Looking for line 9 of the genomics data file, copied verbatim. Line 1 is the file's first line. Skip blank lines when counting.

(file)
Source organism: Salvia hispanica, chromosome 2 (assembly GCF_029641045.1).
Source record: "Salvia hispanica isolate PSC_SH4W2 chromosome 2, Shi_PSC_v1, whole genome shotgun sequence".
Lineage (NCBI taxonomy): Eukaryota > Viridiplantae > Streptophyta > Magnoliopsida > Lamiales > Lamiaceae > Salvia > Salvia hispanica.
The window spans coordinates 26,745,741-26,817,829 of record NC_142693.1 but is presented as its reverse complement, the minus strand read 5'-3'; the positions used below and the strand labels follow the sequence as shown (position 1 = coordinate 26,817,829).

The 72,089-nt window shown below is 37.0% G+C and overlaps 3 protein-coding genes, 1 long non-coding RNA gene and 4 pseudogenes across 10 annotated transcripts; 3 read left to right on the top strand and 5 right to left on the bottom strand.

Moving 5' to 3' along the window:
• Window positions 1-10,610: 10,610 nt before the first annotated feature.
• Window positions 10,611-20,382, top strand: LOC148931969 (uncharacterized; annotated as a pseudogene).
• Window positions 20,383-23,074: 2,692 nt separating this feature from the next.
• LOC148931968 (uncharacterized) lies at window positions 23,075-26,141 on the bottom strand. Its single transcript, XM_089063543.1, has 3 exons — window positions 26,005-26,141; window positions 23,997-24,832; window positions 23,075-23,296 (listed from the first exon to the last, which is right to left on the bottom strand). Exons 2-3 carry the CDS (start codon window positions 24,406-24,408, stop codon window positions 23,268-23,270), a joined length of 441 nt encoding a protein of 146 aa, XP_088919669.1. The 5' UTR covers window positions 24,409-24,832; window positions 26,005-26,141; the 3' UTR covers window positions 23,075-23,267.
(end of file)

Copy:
• Window positions 20,383-23,074: 2,692 nt separating this feature from the next.